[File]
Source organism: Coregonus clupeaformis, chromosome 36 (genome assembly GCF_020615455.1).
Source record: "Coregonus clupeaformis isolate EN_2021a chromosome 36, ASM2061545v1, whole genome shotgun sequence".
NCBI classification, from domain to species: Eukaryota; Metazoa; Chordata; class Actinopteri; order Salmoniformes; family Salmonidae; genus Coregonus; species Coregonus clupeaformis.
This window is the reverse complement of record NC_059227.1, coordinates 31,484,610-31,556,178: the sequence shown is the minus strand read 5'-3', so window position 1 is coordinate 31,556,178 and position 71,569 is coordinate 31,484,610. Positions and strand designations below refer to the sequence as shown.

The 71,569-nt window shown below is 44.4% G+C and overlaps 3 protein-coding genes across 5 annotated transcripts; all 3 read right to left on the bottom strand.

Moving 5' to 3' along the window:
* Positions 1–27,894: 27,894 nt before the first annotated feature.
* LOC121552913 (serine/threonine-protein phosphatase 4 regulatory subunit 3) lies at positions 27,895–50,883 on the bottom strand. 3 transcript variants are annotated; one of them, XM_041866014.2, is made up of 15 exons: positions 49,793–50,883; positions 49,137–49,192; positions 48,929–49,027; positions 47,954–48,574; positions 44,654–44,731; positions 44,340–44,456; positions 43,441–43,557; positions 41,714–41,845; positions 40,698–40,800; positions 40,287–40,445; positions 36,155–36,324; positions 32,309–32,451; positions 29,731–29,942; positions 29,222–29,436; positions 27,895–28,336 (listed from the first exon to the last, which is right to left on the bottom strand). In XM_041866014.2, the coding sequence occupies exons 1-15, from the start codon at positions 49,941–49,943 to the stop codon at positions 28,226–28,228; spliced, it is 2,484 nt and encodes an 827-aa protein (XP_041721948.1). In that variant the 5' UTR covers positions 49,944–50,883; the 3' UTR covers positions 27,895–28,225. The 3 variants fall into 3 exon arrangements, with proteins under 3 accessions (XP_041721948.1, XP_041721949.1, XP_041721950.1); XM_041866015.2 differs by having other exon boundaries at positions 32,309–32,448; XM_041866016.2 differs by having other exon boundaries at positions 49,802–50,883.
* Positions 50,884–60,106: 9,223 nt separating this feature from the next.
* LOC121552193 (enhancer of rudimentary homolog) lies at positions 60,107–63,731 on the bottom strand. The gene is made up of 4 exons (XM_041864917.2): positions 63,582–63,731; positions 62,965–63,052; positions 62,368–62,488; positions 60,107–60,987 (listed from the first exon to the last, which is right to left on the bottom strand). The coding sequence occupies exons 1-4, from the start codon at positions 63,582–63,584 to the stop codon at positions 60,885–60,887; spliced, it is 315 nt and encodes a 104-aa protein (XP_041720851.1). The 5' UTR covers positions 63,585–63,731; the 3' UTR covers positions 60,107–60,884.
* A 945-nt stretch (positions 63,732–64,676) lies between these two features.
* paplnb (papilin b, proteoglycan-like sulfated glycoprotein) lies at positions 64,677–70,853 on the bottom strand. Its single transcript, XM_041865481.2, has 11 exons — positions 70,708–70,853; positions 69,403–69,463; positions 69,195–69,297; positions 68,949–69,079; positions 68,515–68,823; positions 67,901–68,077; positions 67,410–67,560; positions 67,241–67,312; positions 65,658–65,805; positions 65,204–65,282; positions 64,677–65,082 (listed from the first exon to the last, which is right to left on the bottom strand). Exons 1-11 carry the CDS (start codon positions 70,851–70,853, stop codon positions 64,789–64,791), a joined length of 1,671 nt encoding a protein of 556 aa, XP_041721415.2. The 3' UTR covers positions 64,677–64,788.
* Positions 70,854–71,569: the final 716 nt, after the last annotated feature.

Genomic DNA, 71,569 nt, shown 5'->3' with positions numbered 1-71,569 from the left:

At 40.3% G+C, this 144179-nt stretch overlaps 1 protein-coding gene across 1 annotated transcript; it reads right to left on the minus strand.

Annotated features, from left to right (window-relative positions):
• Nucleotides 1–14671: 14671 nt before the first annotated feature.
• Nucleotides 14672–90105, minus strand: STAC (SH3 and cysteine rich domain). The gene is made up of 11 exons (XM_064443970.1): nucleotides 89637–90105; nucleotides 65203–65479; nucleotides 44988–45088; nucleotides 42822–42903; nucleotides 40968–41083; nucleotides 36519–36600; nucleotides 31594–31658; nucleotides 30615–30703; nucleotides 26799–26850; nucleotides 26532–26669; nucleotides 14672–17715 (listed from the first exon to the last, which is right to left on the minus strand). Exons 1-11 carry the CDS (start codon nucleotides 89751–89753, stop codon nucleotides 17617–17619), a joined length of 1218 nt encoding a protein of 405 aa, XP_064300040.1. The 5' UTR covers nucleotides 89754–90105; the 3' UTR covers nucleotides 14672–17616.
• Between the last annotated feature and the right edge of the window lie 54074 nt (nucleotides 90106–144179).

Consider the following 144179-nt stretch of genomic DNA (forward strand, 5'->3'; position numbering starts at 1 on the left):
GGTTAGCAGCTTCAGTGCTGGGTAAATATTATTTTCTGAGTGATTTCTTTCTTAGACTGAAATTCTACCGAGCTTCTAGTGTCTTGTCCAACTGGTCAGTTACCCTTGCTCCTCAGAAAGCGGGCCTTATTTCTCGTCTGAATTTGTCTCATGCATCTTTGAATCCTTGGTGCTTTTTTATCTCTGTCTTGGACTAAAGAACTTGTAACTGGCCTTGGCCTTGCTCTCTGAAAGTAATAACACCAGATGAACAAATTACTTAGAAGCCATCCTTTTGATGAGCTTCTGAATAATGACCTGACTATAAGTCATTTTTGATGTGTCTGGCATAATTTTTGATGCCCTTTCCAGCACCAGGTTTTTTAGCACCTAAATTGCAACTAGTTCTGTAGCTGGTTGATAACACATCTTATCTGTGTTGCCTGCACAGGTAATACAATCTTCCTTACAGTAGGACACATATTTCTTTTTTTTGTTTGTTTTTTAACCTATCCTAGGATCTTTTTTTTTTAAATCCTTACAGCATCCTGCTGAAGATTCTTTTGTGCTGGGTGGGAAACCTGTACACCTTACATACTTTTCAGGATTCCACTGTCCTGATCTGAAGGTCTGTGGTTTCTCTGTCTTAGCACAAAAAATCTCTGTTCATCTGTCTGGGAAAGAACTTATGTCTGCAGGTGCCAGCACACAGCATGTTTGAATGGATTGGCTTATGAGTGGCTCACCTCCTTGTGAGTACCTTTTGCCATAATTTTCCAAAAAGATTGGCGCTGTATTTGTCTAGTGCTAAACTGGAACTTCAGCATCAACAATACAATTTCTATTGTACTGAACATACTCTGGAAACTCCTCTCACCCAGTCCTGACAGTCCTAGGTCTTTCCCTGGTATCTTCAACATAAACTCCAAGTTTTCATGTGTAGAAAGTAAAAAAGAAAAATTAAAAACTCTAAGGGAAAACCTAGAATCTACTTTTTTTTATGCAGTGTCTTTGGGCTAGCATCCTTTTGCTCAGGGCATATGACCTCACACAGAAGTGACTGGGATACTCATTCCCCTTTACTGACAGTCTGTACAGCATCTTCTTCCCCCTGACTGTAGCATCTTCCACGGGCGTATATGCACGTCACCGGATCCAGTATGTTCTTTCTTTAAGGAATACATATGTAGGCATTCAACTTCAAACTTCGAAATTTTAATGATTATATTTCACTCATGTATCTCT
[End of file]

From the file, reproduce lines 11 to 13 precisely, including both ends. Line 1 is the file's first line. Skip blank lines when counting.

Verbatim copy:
* A 945-nt stretch (positions 63,732–64,676) lies between these two features.
* paplnb (papilin b, proteoglycan-like sulfated glycoprotein) lies at positions 64,677–70,853 on the bottom strand. Its single transcript, XM_041865481.2, has 11 exons — positions 70,708–70,853; positions 69,403–69,463; positions 69,195–69,297; positions 68,949–69,079; positions 68,515–68,823; positions 67,901–68,077; positions 67,410–67,560; positions 67,241–67,312; positions 65,658–65,805; positions 65,204–65,282; positions 64,677–65,082 (listed from the first exon to the last, which is right to left on the bottom strand). Exons 1-11 carry the CDS (start codon positions 70,851–70,853, stop codon positions 64,789–64,791), a joined length of 1,671 nt encoding a protein of 556 aa, XP_041721415.2. The 3' UTR covers positions 64,677–64,788.
* Positions 70,854–71,569: the final 716 nt, after the last annotated feature.